CDA Essentials 2017 • Volume 4 • Issue 7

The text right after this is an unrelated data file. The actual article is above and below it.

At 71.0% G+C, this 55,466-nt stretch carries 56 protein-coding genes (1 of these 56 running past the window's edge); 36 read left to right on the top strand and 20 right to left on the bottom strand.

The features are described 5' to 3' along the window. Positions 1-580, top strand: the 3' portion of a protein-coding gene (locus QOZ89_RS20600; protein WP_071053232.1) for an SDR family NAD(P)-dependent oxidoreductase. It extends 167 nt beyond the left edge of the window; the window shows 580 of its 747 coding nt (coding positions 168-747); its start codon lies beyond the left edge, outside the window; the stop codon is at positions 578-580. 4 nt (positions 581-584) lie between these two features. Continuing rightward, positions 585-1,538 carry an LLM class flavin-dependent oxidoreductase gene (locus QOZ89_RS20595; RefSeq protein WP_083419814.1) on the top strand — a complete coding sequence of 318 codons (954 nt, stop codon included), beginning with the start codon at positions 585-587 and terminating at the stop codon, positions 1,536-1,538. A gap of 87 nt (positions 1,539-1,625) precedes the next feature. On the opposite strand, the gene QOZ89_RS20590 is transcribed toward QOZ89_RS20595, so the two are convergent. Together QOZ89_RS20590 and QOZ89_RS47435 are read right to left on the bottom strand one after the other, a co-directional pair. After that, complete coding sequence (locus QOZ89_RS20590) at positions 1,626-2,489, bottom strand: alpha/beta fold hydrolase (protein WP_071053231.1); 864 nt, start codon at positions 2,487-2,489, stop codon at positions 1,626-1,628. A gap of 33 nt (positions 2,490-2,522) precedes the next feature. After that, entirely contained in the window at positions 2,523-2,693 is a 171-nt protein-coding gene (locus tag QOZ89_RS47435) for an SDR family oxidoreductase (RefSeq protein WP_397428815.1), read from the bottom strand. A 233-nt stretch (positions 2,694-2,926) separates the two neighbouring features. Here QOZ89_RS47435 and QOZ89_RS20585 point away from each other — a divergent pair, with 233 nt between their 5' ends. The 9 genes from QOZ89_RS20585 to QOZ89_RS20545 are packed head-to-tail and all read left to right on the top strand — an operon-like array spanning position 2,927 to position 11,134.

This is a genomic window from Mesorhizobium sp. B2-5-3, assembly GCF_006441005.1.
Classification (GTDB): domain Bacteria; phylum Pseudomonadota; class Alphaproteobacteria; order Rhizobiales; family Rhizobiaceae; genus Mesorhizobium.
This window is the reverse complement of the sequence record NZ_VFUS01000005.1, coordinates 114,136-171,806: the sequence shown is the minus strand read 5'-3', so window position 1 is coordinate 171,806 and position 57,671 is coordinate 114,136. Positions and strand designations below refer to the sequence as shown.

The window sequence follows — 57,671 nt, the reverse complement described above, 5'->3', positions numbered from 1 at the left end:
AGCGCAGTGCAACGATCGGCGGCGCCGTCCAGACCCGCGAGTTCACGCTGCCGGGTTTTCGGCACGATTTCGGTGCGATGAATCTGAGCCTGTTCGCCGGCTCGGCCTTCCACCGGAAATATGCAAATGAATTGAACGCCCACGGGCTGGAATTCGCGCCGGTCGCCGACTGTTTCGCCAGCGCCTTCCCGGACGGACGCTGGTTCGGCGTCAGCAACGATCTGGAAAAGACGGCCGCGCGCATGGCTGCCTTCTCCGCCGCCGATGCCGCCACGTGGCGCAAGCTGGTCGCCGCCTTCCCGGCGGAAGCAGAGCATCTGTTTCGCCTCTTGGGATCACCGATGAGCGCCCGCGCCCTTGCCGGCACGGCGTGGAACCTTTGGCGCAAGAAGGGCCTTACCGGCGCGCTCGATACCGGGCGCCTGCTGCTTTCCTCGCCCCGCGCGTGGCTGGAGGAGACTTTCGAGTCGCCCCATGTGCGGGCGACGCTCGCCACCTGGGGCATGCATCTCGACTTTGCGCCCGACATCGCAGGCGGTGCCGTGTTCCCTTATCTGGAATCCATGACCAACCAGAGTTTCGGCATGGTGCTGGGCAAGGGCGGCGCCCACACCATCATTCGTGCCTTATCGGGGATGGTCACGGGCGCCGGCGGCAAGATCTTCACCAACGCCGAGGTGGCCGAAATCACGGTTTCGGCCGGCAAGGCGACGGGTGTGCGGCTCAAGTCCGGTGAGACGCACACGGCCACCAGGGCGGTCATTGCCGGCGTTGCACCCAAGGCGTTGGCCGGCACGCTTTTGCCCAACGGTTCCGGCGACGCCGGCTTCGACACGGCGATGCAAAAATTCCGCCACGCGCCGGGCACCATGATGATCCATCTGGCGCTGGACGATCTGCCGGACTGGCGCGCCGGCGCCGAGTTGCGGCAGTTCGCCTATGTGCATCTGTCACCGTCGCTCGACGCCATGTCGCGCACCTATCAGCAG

Although feedback from dentists was quite positive, some expressed concern that the use of a therapy dog may be in violation of established standards of practice in some Canadian jurisdictions. To help clarify the issue, we reached out to the dental regulatory authorities (DRA) across Canada for information on any existing regulations or guidelines regarding the use of therapy dogs in the dental operatory. Most provinces do not have written guidelines in place on the use of therapy dogs. However, all provincial regulators reaffirmed the need for dental clinics to maintain exemplary standards of infection prevention and control. Two provinces in particular, Alberta and Ontario, have more explicit guidance regarding therapy dogs. The Alberta Dental Association + College shared an advisory it sent to Alberta dentists in May 2017 that states, in part: “Therapy dogs are not allowed in a dental clinic.” Similarly, in Ontario, although no official policies are in place, the Royal College of Dental Surgeons of Ontario’s “strong position” is that animals and pets should not be allowed in the dental operatory. It is important to note the distinction between a therapy dog (as featured in the article) versus a service dog (e.g., an animal that can help a person with special needs cope with some daily activities). The accommodation of service dogs in the dental office would be covered under the Human Rights Codes in each province. In general, service dogs are permitted in the dental operatory, ensuring that standard infection control protocols are followed. If you have any further questions on this topic, please contact the DRA in your jurisdiction. a Reference 1. A Man’s Best Friend: When Therapy Dogs Join the Dental Team. CDA Essentials. 2017;4(5):24-7. Therapy Dogs in the Dental Operatory: FOLLOW-UP In Issue 5 of CDA Essentials, we featured an article about the use of therapy dogs in the dental office. 1 Therapy Dogs: Yes or No? Do you think therapy dogs compromise infection prevention and control? Do you support the use of therapy dogs in dental settings to help manage anxious patients? Let us know your thoughts. Email us at